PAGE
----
How Perseverance Talks to Earth

Mars 2020 rover Image credit: NASA/JPL-Caltech | + View Larger Image


Radio transmissions from the United Launch Alliance Atlas V rocket to NASA’s Tracking and Data Relay Satellite System enable ground controllers to monitor critical events and the status of both the launch vehicle and the Mars 2020 spacecraft that includes Perseverance.

The cruise stage of the Mars 2020 spacecraft will start communicating with the ground between about 70 and 90 minutes after launch, depending on when liftoff actually takes place. The variability is due to how long the spacecraft is in Earth’s shadow for each launch opportunity. Our planet’s shadow blocks light from reaching the spacecraft’s solar panels, which charge batteries that power the communications radio. Mission controllers don’t want to turn on the radio while the spacecraft is in shadow because this would draw down the batteries when they can’t recharge.

The first ground station of NASA’s Deep Space Network to receive communication from the spacecraft will be Canberra, Australia, followed a short time later by Goldstone in the California desert near Barstow.


For the first two months of the journey to Mars, the spacecraft communicates using a low-gain antenna located on the aeroshell’s parachute cone, which is exposed through the center of the cruise stage.

As the spacecraft gets farther from Earth, a stronger, medium-gain antenna located on the cruise stage takes over. This antenna provides higher data rates but requires more accurate pointing toward Deep Space Network dishes on Earth.


During landing, the spacecraft switches between several antennas, some of which use Ultra-High Frequency (UHF) transmission (for talking with orbiting spacecraft like the Mars Reconnaissance Orbiter, which then relay the information back to Earth) and others that use more powerful X-band transmissions (for talking directly to Earth with simple messages).

Entry, descent and landing communications begin with the same low-gain antenna — located on the aeroshell’s parachute cone — used at the start of the cruise phase. As the spacecraft performs banking maneuvers related to its guided entry into the Martian atmosphere, it shifts to a tilted low-gain antenna, located on the spacecraft’s back shell. After the separation of the back shell, a low-gain antenna on the descent stage takes over.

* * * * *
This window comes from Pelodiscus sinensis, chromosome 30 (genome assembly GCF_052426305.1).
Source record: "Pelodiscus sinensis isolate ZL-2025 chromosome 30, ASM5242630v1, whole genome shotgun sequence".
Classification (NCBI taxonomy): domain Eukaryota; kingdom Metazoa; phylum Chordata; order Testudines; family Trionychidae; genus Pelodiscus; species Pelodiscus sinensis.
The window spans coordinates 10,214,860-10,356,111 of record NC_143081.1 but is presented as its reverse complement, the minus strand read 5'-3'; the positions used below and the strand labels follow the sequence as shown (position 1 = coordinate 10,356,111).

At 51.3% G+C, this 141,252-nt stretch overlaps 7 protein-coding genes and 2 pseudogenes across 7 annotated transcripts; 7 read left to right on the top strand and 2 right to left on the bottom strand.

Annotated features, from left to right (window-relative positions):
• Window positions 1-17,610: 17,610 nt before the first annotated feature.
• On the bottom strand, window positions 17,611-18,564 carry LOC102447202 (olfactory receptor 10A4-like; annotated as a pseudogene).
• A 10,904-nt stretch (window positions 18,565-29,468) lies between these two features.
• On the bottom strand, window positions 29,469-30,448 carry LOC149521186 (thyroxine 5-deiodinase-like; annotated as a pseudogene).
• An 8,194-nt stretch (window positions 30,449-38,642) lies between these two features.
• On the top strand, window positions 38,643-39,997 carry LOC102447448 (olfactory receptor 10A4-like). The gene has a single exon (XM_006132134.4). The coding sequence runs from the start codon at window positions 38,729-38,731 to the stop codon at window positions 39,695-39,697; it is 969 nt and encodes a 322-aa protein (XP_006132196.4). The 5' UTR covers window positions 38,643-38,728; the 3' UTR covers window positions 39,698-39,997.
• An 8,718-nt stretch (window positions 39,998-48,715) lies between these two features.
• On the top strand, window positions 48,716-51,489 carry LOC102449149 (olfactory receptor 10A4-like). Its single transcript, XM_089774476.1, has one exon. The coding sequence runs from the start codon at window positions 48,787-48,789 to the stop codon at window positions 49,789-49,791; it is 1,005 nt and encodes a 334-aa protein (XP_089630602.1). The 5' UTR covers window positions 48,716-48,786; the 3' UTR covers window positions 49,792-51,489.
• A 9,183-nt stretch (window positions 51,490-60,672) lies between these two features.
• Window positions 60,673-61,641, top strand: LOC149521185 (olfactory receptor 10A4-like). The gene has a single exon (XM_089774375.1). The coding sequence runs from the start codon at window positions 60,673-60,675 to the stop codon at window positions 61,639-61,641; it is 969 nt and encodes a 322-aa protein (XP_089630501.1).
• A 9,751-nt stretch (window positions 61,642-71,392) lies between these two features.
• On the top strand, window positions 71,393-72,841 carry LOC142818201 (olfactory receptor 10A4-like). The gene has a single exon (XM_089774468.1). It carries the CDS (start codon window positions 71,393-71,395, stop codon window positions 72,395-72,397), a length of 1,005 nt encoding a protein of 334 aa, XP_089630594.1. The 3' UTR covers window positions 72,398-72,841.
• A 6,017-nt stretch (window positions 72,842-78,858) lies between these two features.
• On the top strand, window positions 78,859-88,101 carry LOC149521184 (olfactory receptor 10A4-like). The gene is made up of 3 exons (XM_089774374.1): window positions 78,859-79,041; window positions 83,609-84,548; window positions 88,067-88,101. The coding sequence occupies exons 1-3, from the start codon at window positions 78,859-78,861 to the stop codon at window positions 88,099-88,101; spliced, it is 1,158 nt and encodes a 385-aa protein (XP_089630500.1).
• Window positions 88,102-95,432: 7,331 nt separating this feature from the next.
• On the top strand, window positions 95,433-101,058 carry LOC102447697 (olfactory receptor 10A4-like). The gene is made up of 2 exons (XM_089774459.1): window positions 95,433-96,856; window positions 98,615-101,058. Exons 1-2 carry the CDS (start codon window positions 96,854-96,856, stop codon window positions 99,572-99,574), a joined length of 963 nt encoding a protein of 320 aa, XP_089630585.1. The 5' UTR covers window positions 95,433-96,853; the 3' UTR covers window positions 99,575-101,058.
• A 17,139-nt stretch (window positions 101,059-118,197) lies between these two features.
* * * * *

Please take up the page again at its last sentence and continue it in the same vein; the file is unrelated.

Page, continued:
A UHF antenna mounted on the back shell starts transmitting several minutes before atmospheric entry until the shell separates from the descent stage. A UHF antenna on the descent stage takes over from there. For the final release to the surface, the UHF transmissions will use the rover’s cylindrical, UHF low-gain antenna.

Perseverance will communicate detailed information during landing using the UHF antennas, which transmit that data to the Mars Reconnaissance Orbiter and MAVEN spacecraft. The Mars Reconnaissance Orbiter is expected to relay entry, descent and landing data to Earth in near-real-time, while MAVEN is expected to return its data after landing.


Once Perseverance is wheels-down on Mars, it will begin communicating using antennas on its deck. Communication will resume through the cylindrical, UHF low-gain antenna. During surface operations, 99.9% of science data is communicated through this antenna to passing orbiters, including NASA’s MAVEN and Mars Reconnaissance Orbiter, as well as the European Space Agency’s Trace Gas Orbiter.

Perseverance can also communicate directly with Earth using its X-band high-gain antenna (the rotatable hexagonal “paddle” toward the back of the rover). These transmissions are routinely used to send commands to the rover each morning on Mars but are limited in transmitting data back to Earth.

If the views and distance to the Earth are favorable, Perseverance can also use an X-band low-gain antenna (a stubby pole located behind the high-gain antenna). This antenna is useful for emergency communications in a variety of situations.